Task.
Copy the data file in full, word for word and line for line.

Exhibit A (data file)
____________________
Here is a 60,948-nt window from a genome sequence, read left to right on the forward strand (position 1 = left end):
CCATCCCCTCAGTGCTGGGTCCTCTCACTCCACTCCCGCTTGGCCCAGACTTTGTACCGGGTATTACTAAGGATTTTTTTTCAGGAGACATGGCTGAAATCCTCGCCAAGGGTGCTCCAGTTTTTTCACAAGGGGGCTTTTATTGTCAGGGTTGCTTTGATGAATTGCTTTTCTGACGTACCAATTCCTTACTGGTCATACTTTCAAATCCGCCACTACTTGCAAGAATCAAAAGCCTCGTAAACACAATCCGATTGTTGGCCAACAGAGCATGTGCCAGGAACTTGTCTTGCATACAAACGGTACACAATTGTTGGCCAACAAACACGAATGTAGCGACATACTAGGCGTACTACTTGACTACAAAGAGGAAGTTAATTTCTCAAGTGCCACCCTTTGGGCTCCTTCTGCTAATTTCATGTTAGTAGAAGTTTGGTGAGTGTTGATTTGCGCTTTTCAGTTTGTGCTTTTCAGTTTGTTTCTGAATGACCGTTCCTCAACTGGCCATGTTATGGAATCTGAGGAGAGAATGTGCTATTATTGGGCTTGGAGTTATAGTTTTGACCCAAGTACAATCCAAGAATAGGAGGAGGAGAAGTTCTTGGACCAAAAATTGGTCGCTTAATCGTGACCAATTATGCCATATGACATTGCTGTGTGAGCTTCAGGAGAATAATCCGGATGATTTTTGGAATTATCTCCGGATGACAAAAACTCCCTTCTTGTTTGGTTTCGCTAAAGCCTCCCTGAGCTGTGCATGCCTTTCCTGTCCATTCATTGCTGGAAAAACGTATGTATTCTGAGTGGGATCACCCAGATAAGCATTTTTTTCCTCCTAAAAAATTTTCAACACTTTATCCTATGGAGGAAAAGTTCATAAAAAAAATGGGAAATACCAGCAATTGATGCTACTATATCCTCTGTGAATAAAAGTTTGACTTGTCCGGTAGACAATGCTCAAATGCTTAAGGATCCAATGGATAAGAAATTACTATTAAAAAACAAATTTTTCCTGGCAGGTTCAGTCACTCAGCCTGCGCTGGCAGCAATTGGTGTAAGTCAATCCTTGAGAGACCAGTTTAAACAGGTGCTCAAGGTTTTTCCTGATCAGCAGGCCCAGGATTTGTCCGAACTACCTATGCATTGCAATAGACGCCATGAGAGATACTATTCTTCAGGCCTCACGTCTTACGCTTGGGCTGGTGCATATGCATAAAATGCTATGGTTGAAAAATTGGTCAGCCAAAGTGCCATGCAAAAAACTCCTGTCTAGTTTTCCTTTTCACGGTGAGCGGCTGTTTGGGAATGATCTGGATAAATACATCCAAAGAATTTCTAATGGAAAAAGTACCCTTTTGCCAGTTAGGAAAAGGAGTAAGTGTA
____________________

Here is a 60,948-nt window from a genome sequence, read left to right on the forward strand (position 1 = left end):
CCATCCCCTCAGTGCTGGGTCCTCTCACTCCACTCCCGCTTGGCCCAGACTTTGTACCGGGTATTACTAAGGATTTTTTTTCAGGAGACATGGCTGAAATCCTCGCCAAGGGTGCTCCAGTTTTTTCACAAGGGGGCTTTTATTGTCAGGGTTGCTTTGATGAATTGCTTTTCTGACGTACCAATTCCTTACTGGTCATACTTTCAAATCCGCCACTACTTGCAAGAATCAAAAGCCTCGTAAACACAATCCGATTGTTGGCCAACAGAGCATGTGCCAGGAACTTGTCTTGCATACAAACGGTACACAATTGTTGGCCAACAAACACGAATGTAGCGACATACTAGGCGTACTACTTGACTACAAAGAGGAAGTTAATTTCTCAAGTGCCACCCTTTGGGCTCCTTCTGCTAATTTCATGTTAGTAGAAGTTTGGTGAGTGTTGATTTGCGCTTTTCAGTTTGTGCTTTTCAGTTTGTTTCTGAATGACCGTTCCTCAACTGGCCATGTTATGGAATCTGAGGAGAGAATGTGCTATTATTGGGCTTGGAGTTATAGTTTTGACCCAAGTACAATCCAAGAATAGGAGGAGGAGAAGTTCTTGGACCAAAAATTGGTCGCTTAATCGTGACCAATTATGCCATATGACATTGCTGTGTGAGCTTCAGGAGAATAATCCGGATGATTTTTGGAATTATCTCCGGATGACAAAAACTCCCTTCTTGTTTGGTTTCGCTAAAGCCTCCCTGAGCTGTGCATGCCTTTCCTGTCCATTCATTGCTGGAAAAACGTATGTATTCTGAGTGGGATCACCCAGATAAGCATTTTTTTCCTCCTAAAAAATTTTCAACACTTTATCCTATGGAGGAAAAGTTCATAAAAAAAATGGGAAATACCAGCAATTGATGCTACTATATCCTCTGTGAATAAAAGTTTGACTTGTCCGGTAGACAATGCTCAAATGCTTAAGGATCCAATGGATAAGAAATTACTATTAAAAAACAAATTTTTCCTGGCAGGTTCAGTCACTCAGCCTGCGCTGGCAGCAATTGGTGTAAGTCAATCCTTGAGAGACCAGTTTAAACAGGTGCTCAAGGTTTTTCCTGATCAGCAGGCCCAGGATTTGTCCGAACTACCTATGCATTGCAATAGACGCCATGAGAGATACTATTCTTCAGGCCTCACGTCTTACGCTTGGGCTGGTGCATATGCATAAAATGCTATGGTTGAAAAATTGGTCAGCCAAAGTGCCATGCAAAAAACTCCTGTCTAGTTTTCCTTTTCACGGTGAGCGGCTGTTTGGGAATGATCTGGATAAATACATCCAAAGAATTTCTAATGGAAAAAGTACCCTTTTGCCAGTTAGGAAAAGGAGTAAGTGTA